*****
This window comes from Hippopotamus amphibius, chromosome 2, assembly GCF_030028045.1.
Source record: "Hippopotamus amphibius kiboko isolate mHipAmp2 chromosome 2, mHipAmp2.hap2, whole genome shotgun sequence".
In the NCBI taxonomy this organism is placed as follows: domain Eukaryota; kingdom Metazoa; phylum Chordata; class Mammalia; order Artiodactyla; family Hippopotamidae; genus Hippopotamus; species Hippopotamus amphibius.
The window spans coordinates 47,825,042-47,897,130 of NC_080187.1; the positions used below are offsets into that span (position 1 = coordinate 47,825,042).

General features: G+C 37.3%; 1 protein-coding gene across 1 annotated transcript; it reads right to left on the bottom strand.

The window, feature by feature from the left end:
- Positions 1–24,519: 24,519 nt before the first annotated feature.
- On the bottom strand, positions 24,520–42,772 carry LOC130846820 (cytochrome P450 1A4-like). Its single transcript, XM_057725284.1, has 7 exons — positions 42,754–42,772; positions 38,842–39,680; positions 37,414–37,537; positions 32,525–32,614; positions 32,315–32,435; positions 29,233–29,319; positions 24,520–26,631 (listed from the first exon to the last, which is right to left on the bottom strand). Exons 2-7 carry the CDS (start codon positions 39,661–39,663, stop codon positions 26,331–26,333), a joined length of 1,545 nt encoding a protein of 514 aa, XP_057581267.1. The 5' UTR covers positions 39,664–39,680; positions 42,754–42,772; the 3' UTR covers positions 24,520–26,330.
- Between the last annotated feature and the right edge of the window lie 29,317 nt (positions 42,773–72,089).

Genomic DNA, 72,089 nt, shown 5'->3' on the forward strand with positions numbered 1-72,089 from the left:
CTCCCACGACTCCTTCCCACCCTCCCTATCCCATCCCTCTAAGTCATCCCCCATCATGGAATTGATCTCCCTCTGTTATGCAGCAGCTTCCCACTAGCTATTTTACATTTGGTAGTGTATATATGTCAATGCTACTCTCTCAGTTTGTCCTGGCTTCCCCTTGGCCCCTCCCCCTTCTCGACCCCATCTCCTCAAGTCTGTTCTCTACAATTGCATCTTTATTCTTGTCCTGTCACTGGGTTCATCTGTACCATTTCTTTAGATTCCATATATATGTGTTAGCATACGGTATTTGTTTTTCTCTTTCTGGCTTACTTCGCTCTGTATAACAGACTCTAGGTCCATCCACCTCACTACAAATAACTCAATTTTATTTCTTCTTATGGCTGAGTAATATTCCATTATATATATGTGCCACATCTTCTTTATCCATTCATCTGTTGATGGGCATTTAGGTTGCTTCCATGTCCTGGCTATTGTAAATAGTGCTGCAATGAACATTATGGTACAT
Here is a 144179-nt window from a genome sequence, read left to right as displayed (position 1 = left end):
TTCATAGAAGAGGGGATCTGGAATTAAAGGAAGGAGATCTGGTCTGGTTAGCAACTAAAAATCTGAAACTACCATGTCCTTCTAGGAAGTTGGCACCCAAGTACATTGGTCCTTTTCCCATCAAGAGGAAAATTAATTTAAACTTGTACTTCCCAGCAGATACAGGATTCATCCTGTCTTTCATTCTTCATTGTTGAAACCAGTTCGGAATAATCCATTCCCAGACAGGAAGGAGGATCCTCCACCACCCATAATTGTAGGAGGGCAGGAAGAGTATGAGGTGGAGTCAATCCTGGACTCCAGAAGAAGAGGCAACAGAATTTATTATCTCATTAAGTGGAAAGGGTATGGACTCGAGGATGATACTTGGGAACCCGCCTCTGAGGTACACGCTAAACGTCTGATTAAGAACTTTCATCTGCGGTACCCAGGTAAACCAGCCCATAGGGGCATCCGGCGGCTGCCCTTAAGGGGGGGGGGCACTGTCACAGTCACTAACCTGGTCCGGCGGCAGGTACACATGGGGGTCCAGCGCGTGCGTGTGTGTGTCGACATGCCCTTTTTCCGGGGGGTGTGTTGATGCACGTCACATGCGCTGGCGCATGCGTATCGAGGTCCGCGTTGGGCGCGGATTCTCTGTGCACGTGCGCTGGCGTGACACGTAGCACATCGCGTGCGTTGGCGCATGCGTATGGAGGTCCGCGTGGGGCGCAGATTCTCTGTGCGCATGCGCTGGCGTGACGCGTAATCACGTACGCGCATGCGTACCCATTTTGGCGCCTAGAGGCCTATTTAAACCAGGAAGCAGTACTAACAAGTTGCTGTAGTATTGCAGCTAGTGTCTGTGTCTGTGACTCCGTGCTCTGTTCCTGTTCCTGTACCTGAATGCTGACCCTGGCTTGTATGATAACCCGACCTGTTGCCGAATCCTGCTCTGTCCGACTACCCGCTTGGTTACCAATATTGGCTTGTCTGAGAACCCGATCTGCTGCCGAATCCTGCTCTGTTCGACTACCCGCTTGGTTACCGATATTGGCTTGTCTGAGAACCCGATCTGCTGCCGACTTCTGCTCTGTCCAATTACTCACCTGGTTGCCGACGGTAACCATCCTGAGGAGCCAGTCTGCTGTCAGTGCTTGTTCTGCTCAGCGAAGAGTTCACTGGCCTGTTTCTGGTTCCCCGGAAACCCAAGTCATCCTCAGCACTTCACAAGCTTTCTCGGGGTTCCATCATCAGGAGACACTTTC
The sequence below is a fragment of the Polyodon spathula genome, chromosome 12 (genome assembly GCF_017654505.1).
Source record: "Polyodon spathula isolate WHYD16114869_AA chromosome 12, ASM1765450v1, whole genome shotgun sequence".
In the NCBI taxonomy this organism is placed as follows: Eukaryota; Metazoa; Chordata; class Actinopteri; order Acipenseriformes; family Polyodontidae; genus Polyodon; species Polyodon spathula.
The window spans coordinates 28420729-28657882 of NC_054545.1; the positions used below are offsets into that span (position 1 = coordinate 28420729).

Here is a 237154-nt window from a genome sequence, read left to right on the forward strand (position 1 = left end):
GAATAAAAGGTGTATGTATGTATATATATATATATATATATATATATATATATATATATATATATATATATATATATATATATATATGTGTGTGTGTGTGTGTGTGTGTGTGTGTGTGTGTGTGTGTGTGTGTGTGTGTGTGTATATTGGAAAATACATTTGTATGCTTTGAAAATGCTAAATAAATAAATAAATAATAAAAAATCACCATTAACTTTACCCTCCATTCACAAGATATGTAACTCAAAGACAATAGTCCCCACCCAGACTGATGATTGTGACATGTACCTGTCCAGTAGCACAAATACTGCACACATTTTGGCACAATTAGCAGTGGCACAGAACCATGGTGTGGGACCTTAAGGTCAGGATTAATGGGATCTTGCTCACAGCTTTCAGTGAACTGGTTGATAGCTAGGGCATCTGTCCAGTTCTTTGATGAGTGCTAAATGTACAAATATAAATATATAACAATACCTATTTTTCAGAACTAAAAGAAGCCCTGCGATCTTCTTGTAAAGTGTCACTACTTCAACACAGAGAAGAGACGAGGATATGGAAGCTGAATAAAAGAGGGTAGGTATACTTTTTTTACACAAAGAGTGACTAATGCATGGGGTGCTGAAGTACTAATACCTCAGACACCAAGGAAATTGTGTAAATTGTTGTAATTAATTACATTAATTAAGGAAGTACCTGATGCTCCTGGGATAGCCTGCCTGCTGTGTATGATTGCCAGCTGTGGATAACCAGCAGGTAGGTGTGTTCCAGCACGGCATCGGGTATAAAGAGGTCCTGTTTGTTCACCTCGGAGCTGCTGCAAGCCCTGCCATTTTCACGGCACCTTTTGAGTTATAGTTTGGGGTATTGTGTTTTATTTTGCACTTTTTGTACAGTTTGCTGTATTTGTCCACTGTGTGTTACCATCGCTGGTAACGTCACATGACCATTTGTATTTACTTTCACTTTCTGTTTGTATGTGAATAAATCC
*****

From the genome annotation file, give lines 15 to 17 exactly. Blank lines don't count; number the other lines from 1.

Source record: "Polyodon spathula isolate WHYD16114869_AA chromosome 12, ASM1765450v1, whole genome shotgun sequence".
In the NCBI taxonomy this organism is placed as follows: Eukaryota; Metazoa; Chordata; class Actinopteri; order Acipenseriformes; family Polyodontidae; genus Polyodon; species Polyodon spathula.
The window spans coordinates 28420729-28657882 of NC_054545.1; the positions used below are offsets into that span (position 1 = coordinate 28420729).